“Did Steve Jobs really create the iPod and iPhone, or was it the creative collective of team members at Apple? Today, leaders may be evaluated not only by how much is produced or achieved, but by the quality of the team or organization and its members,” he says.
In order to be a good follower, you need to be able to think for yourself. Riggio says the best followers support and aid the leader when he or she is doing the right thing, and stand up to the leader when he or she is headed in the wrong direction.
“Many of the same qualities that we admire in leaders–competence, motivation, intelligence–are the same qualities that we want in the very best followers. Moreover, leaders, regardless of their level, also need to follow,” he says.
Guest Post by Dave Clemens
Who values leadership qualities more when they interview potential recruits, HR or the line managers who’ll be directing the newbies once they join up?
You might assume the former, if you think about the contrasting interests of the two parties: HR wants to find somebody who can not only fill a specific position, but also — ideally — grow into greater responsibilities with the organization, meaning someone who can lead. The manager is primarily concerned with getting somebody who can do the job that needs to be done at the moment, which probably entails more following than leading.
Indeed, there’s a school of thought that sets up a dichotomy between leadership and followership qualities. That idea is eloquently expressed by blogger Geoffrey James, writing for Inc.com. He says that, unlike leader types:
“Good followers can put their own egos aside and do what you want done, whether or not they think it’s the right thing to do. Good followers put their creativity to work, not in setting grand visions, but instead by finding better and faster ways to do what you want done. Good followers can be smarter than you and possess skills you lack… but they still trust that you know how they can best apply their brains and talents for the greater good.”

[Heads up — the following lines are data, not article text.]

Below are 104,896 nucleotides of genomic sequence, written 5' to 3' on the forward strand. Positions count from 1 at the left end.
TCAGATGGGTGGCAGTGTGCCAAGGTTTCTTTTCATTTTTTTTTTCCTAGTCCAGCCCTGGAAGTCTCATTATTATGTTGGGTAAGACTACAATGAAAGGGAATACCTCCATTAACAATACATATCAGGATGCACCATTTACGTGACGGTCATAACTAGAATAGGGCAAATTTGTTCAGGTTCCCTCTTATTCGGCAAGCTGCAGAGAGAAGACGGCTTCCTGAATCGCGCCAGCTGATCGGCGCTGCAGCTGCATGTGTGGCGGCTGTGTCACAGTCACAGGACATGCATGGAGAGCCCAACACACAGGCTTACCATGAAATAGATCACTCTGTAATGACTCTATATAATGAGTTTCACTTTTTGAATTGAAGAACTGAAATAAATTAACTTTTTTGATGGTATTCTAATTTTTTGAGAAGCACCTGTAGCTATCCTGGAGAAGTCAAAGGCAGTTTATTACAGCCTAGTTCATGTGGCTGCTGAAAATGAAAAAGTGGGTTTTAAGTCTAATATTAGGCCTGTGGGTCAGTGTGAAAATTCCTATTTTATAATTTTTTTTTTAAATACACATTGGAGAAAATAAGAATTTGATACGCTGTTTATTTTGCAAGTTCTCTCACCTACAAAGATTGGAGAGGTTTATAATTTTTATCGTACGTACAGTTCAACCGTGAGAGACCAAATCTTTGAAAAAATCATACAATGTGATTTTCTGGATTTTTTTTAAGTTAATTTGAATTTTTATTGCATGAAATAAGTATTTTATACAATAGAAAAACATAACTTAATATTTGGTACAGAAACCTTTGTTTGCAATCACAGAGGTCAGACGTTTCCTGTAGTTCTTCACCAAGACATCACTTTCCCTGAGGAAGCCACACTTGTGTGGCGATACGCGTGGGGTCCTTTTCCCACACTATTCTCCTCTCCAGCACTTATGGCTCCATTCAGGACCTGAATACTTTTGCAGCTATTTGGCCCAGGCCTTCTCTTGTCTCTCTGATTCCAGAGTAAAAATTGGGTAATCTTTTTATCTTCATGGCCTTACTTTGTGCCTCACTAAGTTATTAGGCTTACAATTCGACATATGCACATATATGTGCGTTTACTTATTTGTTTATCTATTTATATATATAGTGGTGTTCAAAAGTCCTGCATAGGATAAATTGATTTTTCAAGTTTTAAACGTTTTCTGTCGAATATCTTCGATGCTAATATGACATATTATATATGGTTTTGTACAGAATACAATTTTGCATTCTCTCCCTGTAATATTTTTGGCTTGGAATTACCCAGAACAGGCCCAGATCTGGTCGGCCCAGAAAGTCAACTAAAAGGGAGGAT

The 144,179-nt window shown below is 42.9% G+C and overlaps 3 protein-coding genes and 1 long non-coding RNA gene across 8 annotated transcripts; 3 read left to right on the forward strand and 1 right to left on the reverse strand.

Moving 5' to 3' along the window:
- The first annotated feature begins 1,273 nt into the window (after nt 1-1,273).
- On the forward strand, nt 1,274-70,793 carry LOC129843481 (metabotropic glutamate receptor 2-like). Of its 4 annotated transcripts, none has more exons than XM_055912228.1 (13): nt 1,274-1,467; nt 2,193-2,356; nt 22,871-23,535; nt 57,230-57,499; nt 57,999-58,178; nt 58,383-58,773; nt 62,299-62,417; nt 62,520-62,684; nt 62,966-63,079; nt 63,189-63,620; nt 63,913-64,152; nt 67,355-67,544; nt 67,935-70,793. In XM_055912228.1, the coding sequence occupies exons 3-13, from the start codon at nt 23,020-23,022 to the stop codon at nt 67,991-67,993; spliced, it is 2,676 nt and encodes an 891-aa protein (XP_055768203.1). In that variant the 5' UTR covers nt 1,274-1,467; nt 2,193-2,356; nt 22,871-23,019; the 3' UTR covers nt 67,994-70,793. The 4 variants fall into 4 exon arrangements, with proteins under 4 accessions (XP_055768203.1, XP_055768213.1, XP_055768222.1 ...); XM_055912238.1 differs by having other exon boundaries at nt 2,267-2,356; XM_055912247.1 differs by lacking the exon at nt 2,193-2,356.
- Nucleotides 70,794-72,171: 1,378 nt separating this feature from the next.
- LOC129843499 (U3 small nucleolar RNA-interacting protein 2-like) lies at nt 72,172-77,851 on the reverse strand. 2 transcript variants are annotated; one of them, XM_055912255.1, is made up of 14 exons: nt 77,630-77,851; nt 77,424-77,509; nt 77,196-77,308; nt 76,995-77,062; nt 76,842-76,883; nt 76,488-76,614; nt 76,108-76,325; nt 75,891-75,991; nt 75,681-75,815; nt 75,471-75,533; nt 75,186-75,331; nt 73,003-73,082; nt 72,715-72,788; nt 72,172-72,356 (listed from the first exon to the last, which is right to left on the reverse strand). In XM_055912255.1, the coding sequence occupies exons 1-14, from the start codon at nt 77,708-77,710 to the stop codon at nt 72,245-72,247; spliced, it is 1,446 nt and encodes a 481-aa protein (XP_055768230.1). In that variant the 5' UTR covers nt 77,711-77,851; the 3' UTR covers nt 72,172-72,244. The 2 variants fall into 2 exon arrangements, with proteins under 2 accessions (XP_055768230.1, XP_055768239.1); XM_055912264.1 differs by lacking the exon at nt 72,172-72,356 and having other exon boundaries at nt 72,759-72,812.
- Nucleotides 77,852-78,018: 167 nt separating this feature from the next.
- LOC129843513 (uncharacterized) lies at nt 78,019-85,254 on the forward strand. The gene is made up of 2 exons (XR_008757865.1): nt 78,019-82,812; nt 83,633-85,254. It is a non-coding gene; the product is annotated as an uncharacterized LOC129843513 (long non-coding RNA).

A Dicey Dichotomy: Leadership and Followership
That’s a persuasive argument on its face. But what if the leader vs. follower dichotomy were more apparent than real? Then, HR or hiring managers who are thinking this way, would need to think again.
Here’s the thing: If you look carefully at the qualities that make a great leader, you can see that many of the very same things make a great follower, too. So when HR and/or managers meet candidates who display these qualities, they don’t need to weigh the ability to follow against the ability to lead. In other words, it’s a “both” proposition rather than an “either/or.”
If your next applicant possesses these magical qualities, he or she will likely do a fine job of filling a subordinate position, AND make a great candidate for eventual promotion to a leadership role.
Here’s a list of seven of the traits/abilities we’re talking about: